Reviews and Blog Posts: statistics


Reviewer Rating:

This is a wonderfully done visual adaptation of the very popular book by Steven Levitt and Stephen Dubner.  I especially liked the extensive commentary from the authors, explaining in their own words and voices how these projects came about and what they hoped to learn from them!

Statistically speaking, you may or may not know jack!

Mt Elbert

Did you know that Florida has the lowest highest elevation point of the fifty states? It's Britton Hill at 345 feet above sea level. And Colorado has the highest lowest point - Arikaree River at 3,315 feet above sea level. See for yourself.

Super graphic : a visual guide to the comic book universe

by Tim Leong

Reviewer Rating:

This gloriously silly collection of comics-related infographics comes from Tim Leong, an art director at Wired magazine. The assorted charts and pie graphs are funny, irreverent and sometimes even informative! Highlights include a Chris Ware sadness scale, a Venn diagram of superhero comic tropes (Cape, Tragically Dead Parents, Underwear on...

Our Democracy Un-Spun! #8 – Statistical Hot Spots & The Debates


In 1776, some of the founding fathers borrowed money from France and the Netherlands to help fund the American Revolution. We owed $43 million by January 1, 1783. Congress voted to raise taxes, as well as to assume some public debt.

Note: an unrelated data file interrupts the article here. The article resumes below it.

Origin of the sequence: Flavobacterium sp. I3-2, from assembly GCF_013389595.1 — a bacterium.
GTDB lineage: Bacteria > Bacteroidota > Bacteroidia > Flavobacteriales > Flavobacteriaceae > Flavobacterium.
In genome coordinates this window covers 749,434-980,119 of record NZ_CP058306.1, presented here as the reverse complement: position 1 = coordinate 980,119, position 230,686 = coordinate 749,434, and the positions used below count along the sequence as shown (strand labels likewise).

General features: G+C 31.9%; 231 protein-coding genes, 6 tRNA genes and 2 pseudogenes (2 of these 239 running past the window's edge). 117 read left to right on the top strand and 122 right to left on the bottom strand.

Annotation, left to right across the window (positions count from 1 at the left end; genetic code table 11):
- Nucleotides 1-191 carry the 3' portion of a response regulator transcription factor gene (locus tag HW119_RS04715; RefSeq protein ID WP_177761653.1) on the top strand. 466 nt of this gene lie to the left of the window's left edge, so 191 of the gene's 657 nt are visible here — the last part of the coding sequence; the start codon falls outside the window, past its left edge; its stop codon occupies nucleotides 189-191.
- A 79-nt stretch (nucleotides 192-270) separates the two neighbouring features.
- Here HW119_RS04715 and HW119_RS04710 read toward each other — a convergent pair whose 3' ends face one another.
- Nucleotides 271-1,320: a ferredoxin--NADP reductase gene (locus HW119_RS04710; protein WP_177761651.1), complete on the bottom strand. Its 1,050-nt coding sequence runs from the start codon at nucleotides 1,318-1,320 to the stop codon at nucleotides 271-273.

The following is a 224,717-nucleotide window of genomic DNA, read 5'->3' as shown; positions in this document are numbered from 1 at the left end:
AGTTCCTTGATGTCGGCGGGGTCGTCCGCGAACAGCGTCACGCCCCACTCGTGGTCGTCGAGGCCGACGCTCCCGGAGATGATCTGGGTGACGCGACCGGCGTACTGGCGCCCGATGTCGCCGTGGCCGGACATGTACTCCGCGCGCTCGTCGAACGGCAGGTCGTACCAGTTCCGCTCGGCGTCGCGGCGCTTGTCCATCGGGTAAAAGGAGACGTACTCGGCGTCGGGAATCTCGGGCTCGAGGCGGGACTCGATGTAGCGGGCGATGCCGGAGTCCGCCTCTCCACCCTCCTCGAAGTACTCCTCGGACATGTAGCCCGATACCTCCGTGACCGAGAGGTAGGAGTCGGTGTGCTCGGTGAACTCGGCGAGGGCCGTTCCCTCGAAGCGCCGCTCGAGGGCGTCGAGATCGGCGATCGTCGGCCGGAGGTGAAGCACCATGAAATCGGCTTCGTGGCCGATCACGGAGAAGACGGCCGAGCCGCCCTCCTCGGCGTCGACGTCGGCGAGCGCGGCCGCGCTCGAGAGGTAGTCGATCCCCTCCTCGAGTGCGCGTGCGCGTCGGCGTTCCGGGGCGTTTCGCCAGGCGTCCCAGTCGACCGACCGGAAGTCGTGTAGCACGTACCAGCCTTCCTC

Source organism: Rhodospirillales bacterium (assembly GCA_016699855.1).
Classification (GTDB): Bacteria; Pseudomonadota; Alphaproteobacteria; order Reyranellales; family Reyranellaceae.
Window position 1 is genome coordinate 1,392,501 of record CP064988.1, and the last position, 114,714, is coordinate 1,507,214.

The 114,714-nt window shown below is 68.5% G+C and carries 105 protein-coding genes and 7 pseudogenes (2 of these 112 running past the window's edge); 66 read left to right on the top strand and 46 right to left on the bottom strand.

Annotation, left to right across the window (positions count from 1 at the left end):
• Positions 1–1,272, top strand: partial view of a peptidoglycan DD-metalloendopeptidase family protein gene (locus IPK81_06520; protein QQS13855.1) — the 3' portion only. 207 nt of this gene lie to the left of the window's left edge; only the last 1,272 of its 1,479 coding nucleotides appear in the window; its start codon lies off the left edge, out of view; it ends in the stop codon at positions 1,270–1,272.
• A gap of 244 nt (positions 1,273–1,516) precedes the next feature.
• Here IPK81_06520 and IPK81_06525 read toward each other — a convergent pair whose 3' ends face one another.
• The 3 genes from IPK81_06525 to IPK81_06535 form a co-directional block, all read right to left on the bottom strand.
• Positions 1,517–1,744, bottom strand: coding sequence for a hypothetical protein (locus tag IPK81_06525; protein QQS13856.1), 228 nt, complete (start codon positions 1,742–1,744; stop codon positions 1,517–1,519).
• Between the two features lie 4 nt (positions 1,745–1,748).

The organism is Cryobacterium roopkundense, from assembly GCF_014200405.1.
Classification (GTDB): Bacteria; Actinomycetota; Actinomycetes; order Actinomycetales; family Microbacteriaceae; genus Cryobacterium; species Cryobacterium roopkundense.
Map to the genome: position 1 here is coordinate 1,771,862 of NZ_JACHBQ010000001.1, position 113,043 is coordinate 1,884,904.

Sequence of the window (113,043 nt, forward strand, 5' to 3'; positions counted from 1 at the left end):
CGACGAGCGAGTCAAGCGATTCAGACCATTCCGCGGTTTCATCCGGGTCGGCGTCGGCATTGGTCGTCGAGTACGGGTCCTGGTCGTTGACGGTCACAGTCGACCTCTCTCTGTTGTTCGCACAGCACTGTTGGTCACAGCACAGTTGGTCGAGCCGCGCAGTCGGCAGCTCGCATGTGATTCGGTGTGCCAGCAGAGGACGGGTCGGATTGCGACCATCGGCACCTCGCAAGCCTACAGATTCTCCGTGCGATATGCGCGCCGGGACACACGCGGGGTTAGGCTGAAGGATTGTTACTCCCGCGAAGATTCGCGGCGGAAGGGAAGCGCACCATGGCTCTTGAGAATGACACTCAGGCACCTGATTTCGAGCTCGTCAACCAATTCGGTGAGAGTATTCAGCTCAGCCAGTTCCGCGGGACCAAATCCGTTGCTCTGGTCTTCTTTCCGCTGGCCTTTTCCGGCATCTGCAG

In 1790, with a debt estimated at $77.1 million, interest-bearing bonds were issued and the government established its good credit. Alexander Hamilton became our first Secretary of the Treasury. He helped design the strong centralized funding of the United States, including tariffs and taxes. The Louisiana Purchase cost $15 million, at just 4 cents per acre, but it derailed efforts to pay down the debt at that time.

Our Democracy Un-Spun! #7 – Statistics & How Can We Know the Truth?


"Even such fundamental mathematical verities as … ‘1 and 1 are 2,’ can be misapplied: one cup of...

water plus one cup of popcorn are not equal to two cups of soggy popcorn." John Allen Paulos, Innumeracy, p. 67.

2010 Annual Report of the Denver Public Library

The 2010 Annual Report (pdf) is now available.

In 2010, customers made 4 million visits to the Denver Public Library, borrowed 9.3 million items, and conducted more than 40 million online transactions.

Here are some Library numbers we believe are also important:

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